He entered the Capuchin novitiate at Morcone and, with the help of grace, completed the required studies and was ordained to the priesthood in 1910 at the age of 23. Padre Pio’s health was quite precarious so that, with the required permission, he was obliged to live outside the friary, retaining the Capuchin habit.

As a priest, Padre Pio was considered a master of spiritual direction and a compassionate confessor. He preached holiness and perfection in spirit, following the example of the Good Shepherd. There are reported miracles that served as witness to his ministry, including bilocation, and levitation during moments of deep prayer. Most notably, he received the blessing of the stigmata, the bloody Five Wounds of Christ, on his hands, feet and side. His entire life was a witness to redemptive suffering. In San Giovanni Rotondo, he founded a hospital and medical research center, the Casa Sollievo della Sofferenza (Home for the Relief of the Suffering). Padre Pio was canonized as a saint by Pope John Paul II in 2002.

At the Pilgrimage Church, Father Paul blessed each of us with a Padre Pio relic: the fingerless glove that covered his wounded hand. We then celebrated Mass in the Chapel of Our Lady of Grace. At the end of our liturgy, in honor of the saint’s Capuchin order, we sang “Prayer of St. Francis” by Sebastian Temple. As we sang the classic folk hymn, a Capuchin monk was standing near us with the biggest grin on his face. He told me after Mass that he didn’t speak much English but he certainly understood the hymn and enjoyed that we sang about St. Francis in Padre Pio’s church.

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Whether or not one believes in the miracles of Lanciano or Padre Pio, there is no denying the miracle of souls brought closer to God because of the faith that is so real and so evident in these two sacred locales. I close with a famous quote from St. Thomas Aquinas that is deeply associated with the miracle of Our Lady of Lourdes in France:

"For those who believe, no explanation is necessary; for those who do not believe, no explanation is possible."

Saint Pio of Pietrelcina, pray for us.

(Thanks again to Mike Strassmaier for generously sharing his photos.)

NEXT BLOG: Our “Last Supper” in Rome


Wednesday 9 October 2013


Any event involving the Pope is going to be an exercise in patience and crowd control. I experienced this in 1987 when Pope John Paul II visited San Francisco, and again in 2002 at Toronto for John Paul’s final World Youth Day. And now, here I am at the Vatican with over 70,000 other people at St. Peter’s Square, waiting patiently for an audience with the new Pope Francis. This is very exciting and one can feel the electricity in the air.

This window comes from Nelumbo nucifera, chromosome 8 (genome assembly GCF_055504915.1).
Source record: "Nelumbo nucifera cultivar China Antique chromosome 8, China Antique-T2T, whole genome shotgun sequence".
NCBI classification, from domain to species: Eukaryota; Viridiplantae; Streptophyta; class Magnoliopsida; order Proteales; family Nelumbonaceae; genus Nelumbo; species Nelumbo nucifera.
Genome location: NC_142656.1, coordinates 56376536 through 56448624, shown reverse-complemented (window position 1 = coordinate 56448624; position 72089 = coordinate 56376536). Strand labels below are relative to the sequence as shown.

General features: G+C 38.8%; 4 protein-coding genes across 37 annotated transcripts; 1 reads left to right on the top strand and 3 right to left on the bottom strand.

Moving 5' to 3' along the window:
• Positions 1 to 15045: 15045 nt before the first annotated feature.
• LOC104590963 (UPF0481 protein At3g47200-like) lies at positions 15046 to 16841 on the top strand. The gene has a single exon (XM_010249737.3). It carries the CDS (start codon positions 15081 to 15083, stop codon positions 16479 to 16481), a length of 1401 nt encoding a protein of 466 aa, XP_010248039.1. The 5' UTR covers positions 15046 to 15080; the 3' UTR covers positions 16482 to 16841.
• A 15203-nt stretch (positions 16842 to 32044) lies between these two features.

Our group left the hotel early at 7:00am to get good seats in the Square. At least we thought it was early. By the time we arrived at St. Peter’s half an hour later, the crush of people was overwhelming. All thoughts of good seating went out the window as we stood shoulder-to-shoulder in a sea of humanity for what seemed like an eternity. The line was not moving at all, and I was starting to get claustrophobic. So I pulled out my Rosary and prayed silently through two sets of mysteries (the Joyful and the Luminous) before we finally cleared the security checkpoint.

We hurried quickly through the back section of the Square and my heart sank with the realization that we might be on our feet for four hours. There were no chairs here in what was obviously a standing-room-only section. But then, we looked ahead and saw two of our friends, Bill and Ann Christman, waving from the top of plastic chairs in the middle section. Yay! We ran over, happily took our seats and settled in for the long wait. (I joked with Bill and Ann later that they were obviously experienced in finding good seats at festival rock concerts!)

The time was now 8:00am and the Papal Audience was scheduled to begin at 10:30. It started raining, of course, and out came the umbrellas. I’m an Oregonian so I don’t do umbrellas. I just put on my woolie hat and my rainproof windbreaker and sat out the precipitation. I had been waking up at 4:00am every day of our trip, so I easily fell into a deep nap, rain and all.

When I awoke 20 minutes later, a warm shining sun nudged us into removing our coats. The empty reserved chairs in front of us were filling up with a very large and loud group. Based on their red and white flags, I surmised they were from Malta, an island nation on the Mediterranean, south of Italy.